Soldier wounded in Afghan training accident thought Taliban were attacking

A soldier wounded during a fatal training accident in Afghanistan more than two years ago says he thought his platoon was under attack by the Taliban. Master Cpl. William Pylypow told a Calgary court martial he was in a direct line behind a Claymore C19 anti-personnel device when it went off on Feb. 12, 2010.

A soldier wounded during a fatal training accident in Afghanistan more than two years ago says he thought his platoon was under attack by the Taliban.

Master Cpl. William Pylypow told a Calgary court martial he was in a direct line behind a Claymore C19 anti-personnel device when it went off on Feb. 12, 2010.

“We always presume it’s Taliban, so I thought they got to us,” Pylypow said Tuesday.

He was only a metre away from Cpl. Josh Baker, 24, who died when the Claymore, packed with 700 steel balls, raked the Canadian Forces platoon on a range four kilometres north of Kandahar city. Baker was struck four times and one of the steel balls penetrated his chest.

Four other soldiers, including Pylypow, were wounded.

Maj. Darryl Watts, 44, who was in charge of the Kan Kala range the day of the accident, is charged with manslaughter, unlawfully causing bodily harm, breach of duty and negligent performance of duty.

The prosecution alleges Watts allowed his men to practise with the C19 without any proper training and with “wanton, reckless disregard.”

Pylypow said he first felt the force of the explosion. “I got hit with the concussion and then two (ball) bearings hit my right arm. I thought I had lost my arm so pretty much went into shock.”

Master Bombardier Daniel Scott, who had helped set up one of the C19s the soldiers were practising with that day, was also hit.

“I just thought a rock had hit me in the chest,” Scott said.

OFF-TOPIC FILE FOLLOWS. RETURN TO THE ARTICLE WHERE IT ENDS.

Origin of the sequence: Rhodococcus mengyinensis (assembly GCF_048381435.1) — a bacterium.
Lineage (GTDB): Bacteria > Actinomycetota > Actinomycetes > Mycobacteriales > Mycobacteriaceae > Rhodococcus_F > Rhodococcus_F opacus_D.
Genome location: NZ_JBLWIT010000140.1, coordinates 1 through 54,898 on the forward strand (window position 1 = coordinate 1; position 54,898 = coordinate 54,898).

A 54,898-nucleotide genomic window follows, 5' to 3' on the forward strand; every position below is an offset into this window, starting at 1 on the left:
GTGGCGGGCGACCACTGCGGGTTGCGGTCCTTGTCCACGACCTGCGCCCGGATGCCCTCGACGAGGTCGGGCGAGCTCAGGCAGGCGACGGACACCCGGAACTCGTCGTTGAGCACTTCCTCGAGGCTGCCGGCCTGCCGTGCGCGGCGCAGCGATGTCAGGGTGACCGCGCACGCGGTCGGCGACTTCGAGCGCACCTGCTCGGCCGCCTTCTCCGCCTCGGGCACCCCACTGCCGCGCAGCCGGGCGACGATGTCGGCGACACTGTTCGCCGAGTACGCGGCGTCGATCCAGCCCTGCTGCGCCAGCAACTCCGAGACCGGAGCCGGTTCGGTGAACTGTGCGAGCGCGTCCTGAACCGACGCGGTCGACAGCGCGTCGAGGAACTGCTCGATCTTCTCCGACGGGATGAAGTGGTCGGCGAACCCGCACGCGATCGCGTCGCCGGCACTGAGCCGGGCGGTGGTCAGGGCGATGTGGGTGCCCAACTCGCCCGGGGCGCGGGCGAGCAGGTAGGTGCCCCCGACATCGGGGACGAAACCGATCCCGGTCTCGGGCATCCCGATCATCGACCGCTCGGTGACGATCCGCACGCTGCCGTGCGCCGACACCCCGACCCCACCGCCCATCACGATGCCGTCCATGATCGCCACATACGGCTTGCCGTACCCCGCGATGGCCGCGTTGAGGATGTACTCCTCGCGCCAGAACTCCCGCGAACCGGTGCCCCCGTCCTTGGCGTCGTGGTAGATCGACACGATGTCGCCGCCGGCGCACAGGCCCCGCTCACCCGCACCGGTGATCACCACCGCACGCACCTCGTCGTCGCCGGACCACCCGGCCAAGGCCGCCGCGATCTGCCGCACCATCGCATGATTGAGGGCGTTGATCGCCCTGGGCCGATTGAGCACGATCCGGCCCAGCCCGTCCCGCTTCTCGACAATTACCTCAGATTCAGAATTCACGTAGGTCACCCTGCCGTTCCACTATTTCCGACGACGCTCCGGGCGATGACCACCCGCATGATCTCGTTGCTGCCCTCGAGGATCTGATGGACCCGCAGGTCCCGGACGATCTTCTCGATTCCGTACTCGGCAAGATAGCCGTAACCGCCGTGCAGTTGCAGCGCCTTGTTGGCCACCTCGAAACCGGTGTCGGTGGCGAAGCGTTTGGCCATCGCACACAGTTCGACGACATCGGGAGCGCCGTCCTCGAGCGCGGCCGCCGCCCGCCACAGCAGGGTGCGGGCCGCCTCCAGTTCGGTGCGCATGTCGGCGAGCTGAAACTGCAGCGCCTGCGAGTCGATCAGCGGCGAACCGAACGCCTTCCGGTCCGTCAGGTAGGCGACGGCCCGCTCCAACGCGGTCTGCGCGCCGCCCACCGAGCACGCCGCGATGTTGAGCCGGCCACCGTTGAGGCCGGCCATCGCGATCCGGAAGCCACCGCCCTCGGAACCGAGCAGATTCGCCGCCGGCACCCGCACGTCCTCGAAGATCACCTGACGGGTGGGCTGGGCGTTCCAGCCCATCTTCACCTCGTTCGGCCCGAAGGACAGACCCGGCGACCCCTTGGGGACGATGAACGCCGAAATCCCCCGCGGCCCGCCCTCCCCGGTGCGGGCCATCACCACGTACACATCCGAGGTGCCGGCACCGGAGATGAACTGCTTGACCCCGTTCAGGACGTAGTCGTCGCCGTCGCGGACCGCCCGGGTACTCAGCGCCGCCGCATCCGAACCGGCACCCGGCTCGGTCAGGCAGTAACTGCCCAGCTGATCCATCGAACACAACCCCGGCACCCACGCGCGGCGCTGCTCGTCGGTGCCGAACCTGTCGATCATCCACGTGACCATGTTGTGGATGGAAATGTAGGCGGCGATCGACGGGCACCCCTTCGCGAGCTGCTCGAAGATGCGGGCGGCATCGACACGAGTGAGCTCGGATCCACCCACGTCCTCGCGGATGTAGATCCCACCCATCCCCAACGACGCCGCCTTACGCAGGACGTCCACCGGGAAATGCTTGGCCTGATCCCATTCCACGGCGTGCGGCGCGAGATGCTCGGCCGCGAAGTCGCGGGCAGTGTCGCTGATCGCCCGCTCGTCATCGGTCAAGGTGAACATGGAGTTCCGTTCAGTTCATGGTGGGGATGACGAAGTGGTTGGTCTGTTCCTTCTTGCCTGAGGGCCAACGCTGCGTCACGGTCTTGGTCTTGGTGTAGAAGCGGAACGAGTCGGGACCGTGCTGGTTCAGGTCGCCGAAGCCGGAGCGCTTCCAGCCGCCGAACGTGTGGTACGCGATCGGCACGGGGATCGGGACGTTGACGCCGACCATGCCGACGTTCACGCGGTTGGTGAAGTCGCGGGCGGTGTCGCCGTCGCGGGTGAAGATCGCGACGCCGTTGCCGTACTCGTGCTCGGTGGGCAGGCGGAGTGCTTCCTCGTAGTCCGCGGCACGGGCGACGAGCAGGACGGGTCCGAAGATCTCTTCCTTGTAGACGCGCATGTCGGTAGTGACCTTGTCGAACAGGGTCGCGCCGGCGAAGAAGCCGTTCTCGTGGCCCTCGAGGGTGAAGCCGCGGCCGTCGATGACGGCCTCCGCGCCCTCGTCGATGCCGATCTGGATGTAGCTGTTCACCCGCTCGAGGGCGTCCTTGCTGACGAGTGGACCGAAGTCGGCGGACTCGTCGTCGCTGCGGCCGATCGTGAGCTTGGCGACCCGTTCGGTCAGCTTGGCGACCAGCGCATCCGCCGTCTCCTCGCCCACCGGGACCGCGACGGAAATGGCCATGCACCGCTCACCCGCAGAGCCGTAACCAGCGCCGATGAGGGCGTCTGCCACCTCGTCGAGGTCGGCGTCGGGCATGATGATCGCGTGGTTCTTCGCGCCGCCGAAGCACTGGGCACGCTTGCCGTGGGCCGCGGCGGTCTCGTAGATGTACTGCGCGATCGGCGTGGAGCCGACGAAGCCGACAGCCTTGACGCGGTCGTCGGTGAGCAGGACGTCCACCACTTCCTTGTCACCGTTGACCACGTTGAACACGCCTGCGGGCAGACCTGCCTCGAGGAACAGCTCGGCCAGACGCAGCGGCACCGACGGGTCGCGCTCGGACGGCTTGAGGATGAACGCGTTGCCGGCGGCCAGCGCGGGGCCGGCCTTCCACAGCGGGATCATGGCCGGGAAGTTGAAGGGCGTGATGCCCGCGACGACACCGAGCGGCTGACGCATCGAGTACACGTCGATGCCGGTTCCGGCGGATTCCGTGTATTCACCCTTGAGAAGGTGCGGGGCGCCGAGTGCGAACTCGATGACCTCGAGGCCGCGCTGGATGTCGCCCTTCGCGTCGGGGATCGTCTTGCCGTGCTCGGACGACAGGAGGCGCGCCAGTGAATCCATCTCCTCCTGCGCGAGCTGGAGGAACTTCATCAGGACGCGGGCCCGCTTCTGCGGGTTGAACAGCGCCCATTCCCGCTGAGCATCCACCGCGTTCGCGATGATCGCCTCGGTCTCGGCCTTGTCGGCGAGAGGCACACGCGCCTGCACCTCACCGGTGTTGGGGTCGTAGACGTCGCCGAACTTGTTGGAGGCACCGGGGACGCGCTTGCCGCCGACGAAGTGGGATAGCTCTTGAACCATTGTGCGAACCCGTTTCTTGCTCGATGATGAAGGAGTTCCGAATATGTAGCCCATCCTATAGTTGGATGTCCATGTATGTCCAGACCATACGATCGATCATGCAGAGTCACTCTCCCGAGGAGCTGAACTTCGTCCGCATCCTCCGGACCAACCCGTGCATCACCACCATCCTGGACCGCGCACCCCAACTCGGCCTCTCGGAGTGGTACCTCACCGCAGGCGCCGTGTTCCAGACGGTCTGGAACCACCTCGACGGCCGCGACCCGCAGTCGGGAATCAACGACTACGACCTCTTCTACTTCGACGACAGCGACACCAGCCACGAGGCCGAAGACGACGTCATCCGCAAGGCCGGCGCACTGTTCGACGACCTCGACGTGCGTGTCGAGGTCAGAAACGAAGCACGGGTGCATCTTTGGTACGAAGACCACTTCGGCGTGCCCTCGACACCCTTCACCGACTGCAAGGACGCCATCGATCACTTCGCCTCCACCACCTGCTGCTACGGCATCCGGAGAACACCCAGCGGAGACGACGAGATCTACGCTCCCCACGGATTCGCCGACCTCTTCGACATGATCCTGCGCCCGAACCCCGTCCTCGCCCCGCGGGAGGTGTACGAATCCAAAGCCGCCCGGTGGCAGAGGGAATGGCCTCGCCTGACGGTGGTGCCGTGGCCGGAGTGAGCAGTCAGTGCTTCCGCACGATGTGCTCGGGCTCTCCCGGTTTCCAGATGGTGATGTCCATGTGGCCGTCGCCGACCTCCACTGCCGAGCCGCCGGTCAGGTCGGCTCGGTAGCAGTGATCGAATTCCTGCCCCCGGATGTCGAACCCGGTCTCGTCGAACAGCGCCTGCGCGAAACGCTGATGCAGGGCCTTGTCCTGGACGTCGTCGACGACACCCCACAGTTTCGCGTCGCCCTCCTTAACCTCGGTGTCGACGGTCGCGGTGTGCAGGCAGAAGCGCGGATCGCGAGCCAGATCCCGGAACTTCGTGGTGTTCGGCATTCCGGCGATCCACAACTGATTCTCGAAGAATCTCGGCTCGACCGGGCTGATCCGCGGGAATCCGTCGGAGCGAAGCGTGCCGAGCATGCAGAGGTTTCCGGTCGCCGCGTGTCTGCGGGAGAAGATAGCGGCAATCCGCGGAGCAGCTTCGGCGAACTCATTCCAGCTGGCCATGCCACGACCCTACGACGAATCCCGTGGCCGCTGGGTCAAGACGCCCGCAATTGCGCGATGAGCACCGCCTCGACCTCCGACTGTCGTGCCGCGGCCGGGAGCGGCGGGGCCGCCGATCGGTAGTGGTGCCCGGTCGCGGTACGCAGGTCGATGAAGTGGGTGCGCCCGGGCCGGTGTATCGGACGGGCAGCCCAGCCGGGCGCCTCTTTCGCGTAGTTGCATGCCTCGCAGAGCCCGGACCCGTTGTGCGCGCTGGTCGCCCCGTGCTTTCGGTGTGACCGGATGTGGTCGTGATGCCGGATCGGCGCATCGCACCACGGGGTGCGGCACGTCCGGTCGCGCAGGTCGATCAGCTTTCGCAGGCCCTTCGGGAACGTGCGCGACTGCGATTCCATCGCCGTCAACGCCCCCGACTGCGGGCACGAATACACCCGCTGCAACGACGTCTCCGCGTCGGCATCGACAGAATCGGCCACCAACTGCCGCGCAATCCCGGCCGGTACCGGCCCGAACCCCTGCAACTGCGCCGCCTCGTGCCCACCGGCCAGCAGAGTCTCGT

“It knocked the wind out of me. I tried to walk it off but I couldn’t get my breath.”

When medics removed his body armour, they discovered his wound. He was later airlifted to hospital at Kandahar Airfield.

Scott doesn’t remember getting a safety briefing but doesn’t doubt he had received one.

Cpl. Wolfgang Brettner said the Claymore had been thoroughly checked by the range safety officer, Warrant Officer Paul Ravensdale, before the firing.

He said it was facing in the right direction — toward the enemy — was securely placed and didn’t appear to be damaged.

Brettner was the one responsible for pulling the trigger and testified everything seemed to be fine initially.

“A couple of seconds after, my arm felt like it was being electrocuted,” he said.

“I didn’t clue in for a few seconds. My arm was bleeding and people behind me were dropping.”

Brettner’s right forearm was pierced by a ball bearing that took out a piece of bone before coming out the other side.

He told the military prosecutor he didn’t worry about being in the line of fire since Ravensdale didn’t seem concerned how things were being handled.

“I didn’t think anything was wrong. I thought it was safe.”

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